Local

Burn ban now in effect for Ohio; what it means

Spring brings the start of many things — including the state’s burn ban.

Ohio’s burn ban takes effect from March 1 and lasts through May.

The ban was first enacted around 70 years ago to protect property and the environment from fires that can get out of control quickly.

During spring, wildfire danger is high before plants have turned green, and in fall, fire danger is high due to abundant dry leaves and dead grass, according to a media release.

>> Crews from around Miami Valley fight farmhouse fire for several hours; home a total loss

Warm, windy weather in both seasons also contributes to elevated fire risk.

It prohibits most open burning in unincorporated areas between the hours of 6 a.m. and 6 p.m.

The Ohio Department of Natural Resources Division of Forestry offers these safety tips for burning debris outdoors:

  • Know current and future weather conditions; have tools and water on hand; and never leave a debris burn unattended.
  • Be informed about state and local burning regulations.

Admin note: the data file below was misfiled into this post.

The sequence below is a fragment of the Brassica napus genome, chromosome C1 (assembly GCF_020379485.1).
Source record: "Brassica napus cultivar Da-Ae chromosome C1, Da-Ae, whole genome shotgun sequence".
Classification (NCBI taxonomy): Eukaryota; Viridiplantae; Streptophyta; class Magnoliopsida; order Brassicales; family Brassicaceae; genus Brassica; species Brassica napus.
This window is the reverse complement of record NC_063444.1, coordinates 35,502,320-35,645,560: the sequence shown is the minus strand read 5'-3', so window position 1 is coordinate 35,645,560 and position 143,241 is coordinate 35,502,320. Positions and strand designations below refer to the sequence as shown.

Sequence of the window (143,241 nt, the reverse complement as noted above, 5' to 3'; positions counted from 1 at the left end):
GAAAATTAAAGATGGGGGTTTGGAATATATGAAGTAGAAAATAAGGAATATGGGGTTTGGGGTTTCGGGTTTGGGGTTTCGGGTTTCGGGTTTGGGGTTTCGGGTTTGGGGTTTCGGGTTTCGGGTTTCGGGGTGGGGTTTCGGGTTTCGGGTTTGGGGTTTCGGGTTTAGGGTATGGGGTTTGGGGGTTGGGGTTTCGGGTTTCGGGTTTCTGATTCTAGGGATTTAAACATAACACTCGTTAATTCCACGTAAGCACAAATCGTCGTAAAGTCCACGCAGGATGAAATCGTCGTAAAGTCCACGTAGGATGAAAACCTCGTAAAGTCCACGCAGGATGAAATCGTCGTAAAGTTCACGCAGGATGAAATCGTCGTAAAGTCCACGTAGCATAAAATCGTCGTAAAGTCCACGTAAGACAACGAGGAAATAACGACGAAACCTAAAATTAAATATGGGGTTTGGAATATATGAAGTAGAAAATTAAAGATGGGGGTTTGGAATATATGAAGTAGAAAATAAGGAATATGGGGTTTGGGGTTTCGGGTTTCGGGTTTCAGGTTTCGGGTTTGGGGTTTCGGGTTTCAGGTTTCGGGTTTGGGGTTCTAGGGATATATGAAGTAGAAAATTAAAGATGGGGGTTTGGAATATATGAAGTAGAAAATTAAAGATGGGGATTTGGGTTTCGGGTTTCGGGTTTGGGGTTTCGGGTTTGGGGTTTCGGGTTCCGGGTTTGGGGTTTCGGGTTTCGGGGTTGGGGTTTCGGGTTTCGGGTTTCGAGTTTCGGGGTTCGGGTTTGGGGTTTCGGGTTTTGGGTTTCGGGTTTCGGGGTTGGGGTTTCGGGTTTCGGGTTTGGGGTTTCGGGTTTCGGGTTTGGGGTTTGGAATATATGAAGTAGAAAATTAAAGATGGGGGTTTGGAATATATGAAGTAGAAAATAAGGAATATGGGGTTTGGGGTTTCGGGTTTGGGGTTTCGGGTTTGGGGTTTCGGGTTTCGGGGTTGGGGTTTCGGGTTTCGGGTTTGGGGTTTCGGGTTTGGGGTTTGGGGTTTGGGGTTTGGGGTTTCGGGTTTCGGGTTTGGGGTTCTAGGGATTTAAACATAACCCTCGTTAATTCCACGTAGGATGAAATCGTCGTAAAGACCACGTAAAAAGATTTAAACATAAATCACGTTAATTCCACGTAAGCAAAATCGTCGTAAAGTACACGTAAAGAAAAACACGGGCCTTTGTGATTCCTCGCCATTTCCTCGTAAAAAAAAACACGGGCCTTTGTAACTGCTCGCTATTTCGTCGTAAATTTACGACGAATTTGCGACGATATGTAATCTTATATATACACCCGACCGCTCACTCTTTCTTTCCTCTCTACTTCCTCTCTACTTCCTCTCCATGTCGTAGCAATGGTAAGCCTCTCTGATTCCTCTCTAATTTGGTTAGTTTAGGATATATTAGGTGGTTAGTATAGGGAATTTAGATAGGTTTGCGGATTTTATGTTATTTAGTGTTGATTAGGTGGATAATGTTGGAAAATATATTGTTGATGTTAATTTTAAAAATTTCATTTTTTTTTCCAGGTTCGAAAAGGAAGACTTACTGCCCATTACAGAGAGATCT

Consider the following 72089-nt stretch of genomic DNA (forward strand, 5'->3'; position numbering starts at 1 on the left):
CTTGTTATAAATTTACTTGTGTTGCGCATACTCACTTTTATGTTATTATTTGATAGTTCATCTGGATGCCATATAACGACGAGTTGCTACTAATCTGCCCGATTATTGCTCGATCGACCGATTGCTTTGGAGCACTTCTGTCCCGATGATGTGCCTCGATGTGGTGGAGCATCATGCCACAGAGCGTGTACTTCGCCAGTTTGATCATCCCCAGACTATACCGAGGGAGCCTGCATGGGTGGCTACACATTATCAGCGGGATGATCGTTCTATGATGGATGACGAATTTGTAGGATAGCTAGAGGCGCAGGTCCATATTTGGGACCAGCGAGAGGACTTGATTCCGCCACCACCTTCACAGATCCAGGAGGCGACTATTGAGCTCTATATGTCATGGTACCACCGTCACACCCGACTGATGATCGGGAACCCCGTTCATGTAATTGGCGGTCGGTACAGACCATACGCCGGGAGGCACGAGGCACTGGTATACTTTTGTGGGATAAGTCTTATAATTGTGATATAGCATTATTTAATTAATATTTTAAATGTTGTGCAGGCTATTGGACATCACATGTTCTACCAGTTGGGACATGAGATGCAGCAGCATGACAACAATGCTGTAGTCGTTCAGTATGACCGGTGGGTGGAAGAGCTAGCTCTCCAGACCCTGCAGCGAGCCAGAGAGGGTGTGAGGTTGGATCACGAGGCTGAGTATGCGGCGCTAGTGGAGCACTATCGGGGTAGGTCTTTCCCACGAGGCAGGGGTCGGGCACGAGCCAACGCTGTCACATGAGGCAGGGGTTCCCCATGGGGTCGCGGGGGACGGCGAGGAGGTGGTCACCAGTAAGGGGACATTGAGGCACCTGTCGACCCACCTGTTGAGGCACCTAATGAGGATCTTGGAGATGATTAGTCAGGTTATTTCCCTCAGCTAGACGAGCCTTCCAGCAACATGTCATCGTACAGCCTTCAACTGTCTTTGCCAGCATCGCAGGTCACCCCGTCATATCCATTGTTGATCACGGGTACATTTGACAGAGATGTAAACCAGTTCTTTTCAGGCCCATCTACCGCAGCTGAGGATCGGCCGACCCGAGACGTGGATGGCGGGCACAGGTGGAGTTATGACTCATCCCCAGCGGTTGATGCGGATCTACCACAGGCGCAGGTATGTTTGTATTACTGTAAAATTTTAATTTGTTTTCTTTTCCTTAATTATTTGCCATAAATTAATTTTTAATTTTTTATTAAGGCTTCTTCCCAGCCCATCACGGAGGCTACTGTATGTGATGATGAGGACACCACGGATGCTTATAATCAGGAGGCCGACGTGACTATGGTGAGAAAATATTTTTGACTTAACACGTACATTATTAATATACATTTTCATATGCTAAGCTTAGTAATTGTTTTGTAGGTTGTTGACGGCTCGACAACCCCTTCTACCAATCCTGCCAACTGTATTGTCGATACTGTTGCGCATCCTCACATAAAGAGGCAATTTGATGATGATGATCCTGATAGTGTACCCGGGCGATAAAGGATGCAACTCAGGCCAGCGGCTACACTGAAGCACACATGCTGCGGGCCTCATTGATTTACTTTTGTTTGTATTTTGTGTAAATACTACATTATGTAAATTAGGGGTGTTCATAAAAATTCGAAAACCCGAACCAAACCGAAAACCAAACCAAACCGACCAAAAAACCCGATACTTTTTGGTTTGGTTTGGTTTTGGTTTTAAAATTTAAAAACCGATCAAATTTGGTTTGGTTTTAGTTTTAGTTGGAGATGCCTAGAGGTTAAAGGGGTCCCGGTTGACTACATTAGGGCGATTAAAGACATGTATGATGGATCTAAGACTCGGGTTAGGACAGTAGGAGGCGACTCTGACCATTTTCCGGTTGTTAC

• Consult the local fire department for additional information and safety considerations.
  • Visit the Ohio Division of Forestry’s website and firewise.org for more information and tips on protecting your home and community.
  • Consider safe alternatives for debris disposal, such as composting.
  • If you choose to burn during unrestricted hours, use a 55-gallon drum with a weighted screen lid to provide an enclosed incinerator.
  • Remember: “Only you can prevent wildfires!”

Conducting open burns that violate Ohio’s wildfire prevention laws can result in third-degree misdemeanor charges, which carry penalties of up to $500 and 60 days of jail time per violation.



0
Comments on this article